What is Big Think?  

We are Big Idea Hunters…

We live in a time of information abundance, which far too many of us see as information overload. With the sum total of human knowledge, past and present, at our fingertips, we’re faced with a crisis of attention: which ideas should we engage with, and why? Big Think is an evolving roadmap to the best thinking on the planet — the ideas that can help you think flexibly and act decisively in a multivariate world.

A word about Big Ideas and Themes — The architecture of Big Think

Big ideas are lenses for envisioning the future. Every article and video on bigthink.com and on our learning platforms is based on an emerging “big idea” that is significant, widely relevant, and actionable. We’re sifting the noise for the questions and insights that have the power to change all of our lives, for decades to come. For example, reverse-engineering is a big idea in that the concept is increasingly useful across multiple disciplines, from education to nanotechnology.

Themes are the seven broad umbrellas under which we organize the hundreds of big ideas that populate Big Think. They include New World Order, Earth and Beyond, 21st Century Living, Going Mental, Extreme Biology, Power and Influence, and Inventing the Future.

Big Think Features:

12,000+ Expert Videos

1

Browse videos featuring experts across a wide range of disciplines, from personal health to business leadership to neuroscience.

Watch videos

World Renowned Bloggers

2

Big Think’s contributors offer expert analysis of the big ideas behind the news.

Go to blogs

Big Think Edge

3

Big Think’s Edge learning platform for career mentorship and professional development provides engaging and actionable courses delivered by the people who are shaping our future.

Find out more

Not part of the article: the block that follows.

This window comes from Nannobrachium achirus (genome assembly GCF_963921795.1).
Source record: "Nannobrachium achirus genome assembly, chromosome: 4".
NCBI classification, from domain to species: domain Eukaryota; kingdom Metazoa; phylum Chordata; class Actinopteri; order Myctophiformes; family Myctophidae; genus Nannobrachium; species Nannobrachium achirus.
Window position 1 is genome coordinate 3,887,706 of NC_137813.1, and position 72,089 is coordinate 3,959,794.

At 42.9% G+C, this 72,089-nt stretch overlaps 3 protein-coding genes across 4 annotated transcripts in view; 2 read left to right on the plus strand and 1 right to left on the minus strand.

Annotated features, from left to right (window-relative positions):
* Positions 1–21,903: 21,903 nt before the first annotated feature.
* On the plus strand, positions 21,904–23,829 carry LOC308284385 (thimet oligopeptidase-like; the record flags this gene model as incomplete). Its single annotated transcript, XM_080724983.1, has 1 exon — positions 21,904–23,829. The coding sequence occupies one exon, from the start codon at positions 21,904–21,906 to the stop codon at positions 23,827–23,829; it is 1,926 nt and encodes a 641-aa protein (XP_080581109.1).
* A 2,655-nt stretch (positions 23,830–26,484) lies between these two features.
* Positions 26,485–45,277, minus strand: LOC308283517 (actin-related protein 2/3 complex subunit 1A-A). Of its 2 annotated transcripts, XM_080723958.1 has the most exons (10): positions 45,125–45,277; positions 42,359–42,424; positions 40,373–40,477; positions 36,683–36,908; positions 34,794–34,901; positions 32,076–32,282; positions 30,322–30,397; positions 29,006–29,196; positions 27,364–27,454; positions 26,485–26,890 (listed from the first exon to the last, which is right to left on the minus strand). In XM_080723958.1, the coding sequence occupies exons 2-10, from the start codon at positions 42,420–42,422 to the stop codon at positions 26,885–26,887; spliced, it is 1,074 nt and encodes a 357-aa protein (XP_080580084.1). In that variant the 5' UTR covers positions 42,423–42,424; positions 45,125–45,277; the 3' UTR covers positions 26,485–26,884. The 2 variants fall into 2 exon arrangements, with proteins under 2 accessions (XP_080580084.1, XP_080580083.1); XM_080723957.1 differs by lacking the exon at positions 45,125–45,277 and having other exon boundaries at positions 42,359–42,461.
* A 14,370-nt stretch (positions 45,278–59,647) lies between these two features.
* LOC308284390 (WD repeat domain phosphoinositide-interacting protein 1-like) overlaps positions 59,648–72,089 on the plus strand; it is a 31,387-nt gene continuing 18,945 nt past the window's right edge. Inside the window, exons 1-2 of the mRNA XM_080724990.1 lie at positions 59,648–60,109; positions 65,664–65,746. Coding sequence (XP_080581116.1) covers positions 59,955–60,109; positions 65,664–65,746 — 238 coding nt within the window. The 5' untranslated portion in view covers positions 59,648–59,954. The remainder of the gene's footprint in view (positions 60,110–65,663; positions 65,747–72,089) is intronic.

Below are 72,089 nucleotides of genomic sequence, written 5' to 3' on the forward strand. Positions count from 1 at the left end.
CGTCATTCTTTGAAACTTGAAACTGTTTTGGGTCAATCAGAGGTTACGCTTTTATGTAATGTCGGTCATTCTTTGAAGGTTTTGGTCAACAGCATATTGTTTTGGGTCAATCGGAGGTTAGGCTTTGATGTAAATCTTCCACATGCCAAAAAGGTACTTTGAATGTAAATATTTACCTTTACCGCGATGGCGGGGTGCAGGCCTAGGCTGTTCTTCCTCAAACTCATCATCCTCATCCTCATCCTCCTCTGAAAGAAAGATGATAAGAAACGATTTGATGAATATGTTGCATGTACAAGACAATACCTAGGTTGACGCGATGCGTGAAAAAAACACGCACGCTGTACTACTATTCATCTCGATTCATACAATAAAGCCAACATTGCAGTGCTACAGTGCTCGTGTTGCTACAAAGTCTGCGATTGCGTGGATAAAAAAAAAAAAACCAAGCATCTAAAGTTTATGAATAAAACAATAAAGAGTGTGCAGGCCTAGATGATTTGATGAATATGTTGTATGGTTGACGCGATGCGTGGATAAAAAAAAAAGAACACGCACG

Close

Some Thoughts on the United Nations

September 27, 2012, 1:35 PM
United%20nations

Bloomberg recently asked me a few questions about the evolving role and capacity of the United Nations.  With the 67th session of the UN General Assembly underway, I wanted to share my answers and ask folks how they’d respond.

(1) Where does the UN fit in the 21st-century world?

It remains a centerpiece of a postwar multilateral framework that, while under duress, does not yet face a coherent alternative.

(2) Much has been made of the UN being obsolete and increasingly irrelevant.  Is this an assessment that you would agree with, or is it too simplistic and harsh?

There are many reasons why the UN’s credibility suffers: the corruption of high-profile efforts such as the Oil-for-Food Program, the dubious membership of the Human Rights Council, and the failure to do more to stop humanitarian crimes, for example.  Given the sheer number of agencies and initiatives that fall under the UN’s auspices, however, it would be misguided to declare the entire organization obsolete.  Consider the work of its peacekeeping forces, which, according to Stewart Patrick of the Council on Foreign Relations, “are deployed in roughly fifteen conflicts around the world to preserve regional security”; or that of the UN Children’s Fund, the UN Development Program, the World Health Organization, and the World Intellectual Property Organization.